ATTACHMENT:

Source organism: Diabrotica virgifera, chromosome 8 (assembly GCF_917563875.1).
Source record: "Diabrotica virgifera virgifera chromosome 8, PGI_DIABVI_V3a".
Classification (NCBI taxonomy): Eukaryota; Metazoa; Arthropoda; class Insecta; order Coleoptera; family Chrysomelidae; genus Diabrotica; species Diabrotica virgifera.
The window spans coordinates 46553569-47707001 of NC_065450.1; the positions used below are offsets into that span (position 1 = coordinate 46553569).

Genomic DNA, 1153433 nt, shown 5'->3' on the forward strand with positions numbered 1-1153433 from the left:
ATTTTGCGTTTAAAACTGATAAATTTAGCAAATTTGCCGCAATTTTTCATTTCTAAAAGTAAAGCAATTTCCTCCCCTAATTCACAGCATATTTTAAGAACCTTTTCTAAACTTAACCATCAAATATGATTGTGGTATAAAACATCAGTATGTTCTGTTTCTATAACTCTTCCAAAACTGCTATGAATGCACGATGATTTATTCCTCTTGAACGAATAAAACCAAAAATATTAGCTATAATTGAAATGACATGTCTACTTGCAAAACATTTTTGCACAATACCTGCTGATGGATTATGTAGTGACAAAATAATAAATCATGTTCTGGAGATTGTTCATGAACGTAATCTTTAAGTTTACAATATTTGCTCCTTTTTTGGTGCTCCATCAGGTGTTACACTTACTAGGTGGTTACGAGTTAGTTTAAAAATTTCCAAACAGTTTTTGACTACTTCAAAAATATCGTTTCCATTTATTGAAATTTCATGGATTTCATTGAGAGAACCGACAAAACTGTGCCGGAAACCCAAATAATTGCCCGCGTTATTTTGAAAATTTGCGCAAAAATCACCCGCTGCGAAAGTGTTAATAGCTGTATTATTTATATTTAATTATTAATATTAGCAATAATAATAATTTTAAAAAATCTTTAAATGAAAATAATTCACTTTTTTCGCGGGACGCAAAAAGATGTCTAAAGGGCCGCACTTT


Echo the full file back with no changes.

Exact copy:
Source organism: Diabrotica virgifera, chromosome 8 (assembly GCF_917563875.1).
Source record: "Diabrotica virgifera virgifera chromosome 8, PGI_DIABVI_V3a".
Classification (NCBI taxonomy): Eukaryota; Metazoa; Arthropoda; class Insecta; order Coleoptera; family Chrysomelidae; genus Diabrotica; species Diabrotica virgifera.
The window spans coordinates 46553569-47707001 of NC_065450.1; the positions used below are offsets into that span (position 1 = coordinate 46553569).

Genomic DNA, 1153433 nt, shown 5'->3' on the forward strand with positions numbered 1-1153433 from the left:
ATTTTGCGTTTAAAACTGATAAATTTAGCAAATTTGCCGCAATTTTTCATTTCTAAAAGTAAAGCAATTTCCTCCCCTAATTCACAGCATATTTTAAGAACCTTTTCTAAACTTAACCATCAAATATGATTGTGGTATAAAACATCAGTATGTTCTGTTTCTATAACTCTTCCAAAACTGCTATGAATGCACGATGATTTATTCCTCTTGAACGAATAAAACCAAAAATATTAGCTATAATTGAAATGACATGTCTACTTGCAAAACATTTTTGCACAATACCTGCTGATGGATTATGTAGTGACAAAATAATAAATCATGTTCTGGAGATTGTTCATGAACGTAATCTTTAAGTTTACAATATTTGCTCCTTTTTTGGTGCTCCATCAGGTGTTACACTTACTAGGTGGTTACGAGTTAGTTTAAAAATTTCCAAACAGTTTTTGACTACTTCAAAAATATCGTTTCCATTTATTGAAATTTCATGGATTTCATTGAGAGAACCGACAAAACTGTGCCGGAAACCCAAATAATTGCCCGCGTTATTTTGAAAATTTGCGCAAAAATCACCCGCTGCGAAAGTGTTAATAGCTGTATTATTTATATTTAATTATTAATATTAGCAATAATAATAATTTTAAAAAATCTTTAAATGAAAATAATTCACTTTTTTCGCGGGACGCAAAAAGATGTCTAAAGGGCCGCACTTT